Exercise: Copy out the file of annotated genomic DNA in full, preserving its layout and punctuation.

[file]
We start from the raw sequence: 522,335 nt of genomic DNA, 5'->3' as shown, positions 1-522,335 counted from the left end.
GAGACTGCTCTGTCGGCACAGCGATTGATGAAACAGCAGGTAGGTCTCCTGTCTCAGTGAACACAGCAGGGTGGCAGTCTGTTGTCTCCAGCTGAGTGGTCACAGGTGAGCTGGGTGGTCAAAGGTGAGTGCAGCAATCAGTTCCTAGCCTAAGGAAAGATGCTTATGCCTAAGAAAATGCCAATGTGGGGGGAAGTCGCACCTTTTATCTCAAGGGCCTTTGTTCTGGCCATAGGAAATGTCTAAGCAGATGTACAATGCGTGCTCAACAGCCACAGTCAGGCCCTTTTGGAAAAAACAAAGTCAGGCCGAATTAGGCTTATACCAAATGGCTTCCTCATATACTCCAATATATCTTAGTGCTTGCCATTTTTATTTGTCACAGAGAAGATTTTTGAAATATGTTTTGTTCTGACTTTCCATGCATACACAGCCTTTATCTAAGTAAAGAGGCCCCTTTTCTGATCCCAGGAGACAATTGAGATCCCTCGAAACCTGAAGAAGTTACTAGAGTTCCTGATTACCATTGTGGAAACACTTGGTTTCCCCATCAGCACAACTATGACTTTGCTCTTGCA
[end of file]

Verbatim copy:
We start from the raw sequence: 522,335 nt of genomic DNA, 5'->3' as shown, positions 1-522,335 counted from the left end.
GAGACTGCTCTGTCGGCACAGCGATTGATGAAACAGCAGGTAGGTCTCCTGTCTCAGTGAACACAGCAGGGTGGCAGTCTGTTGTCTCCAGCTGAGTGGTCACAGGTGAGCTGGGTGGTCAAAGGTGAGTGCAGCAATCAGTTCCTAGCCTAAGGAAAGATGCTTATGCCTAAGAAAATGCCAATGTGGGGGGAAGTCGCACCTTTTATCTCAAGGGCCTTTGTTCTGGCCATAGGAAATGTCTAAGCAGATGTACAATGCGTGCTCAACAGCCACAGTCAGGCCCTTTTGGAAAAAACAAAGTCAGGCCGAATTAGGCTTATACCAAATGGCTTCCTCATATACTCCAATATATCTTAGTGCTTGCCATTTTTATTTGTCACAGAGAAGATTTTTGAAATATGTTTTGTTCTGACTTTCCATGCATACACAGCCTTTATCTAAGTAAAGAGGCCCCTTTTCTGATCCCAGGAGACAATTGAGATCCCTCGAAACCTGAAGAAGTTACTAGAGTTCCTGATTACCATTGTGGAAACACTTGGTTTCCCCATCAGCACAACTATGACTTTGCTCTTGCA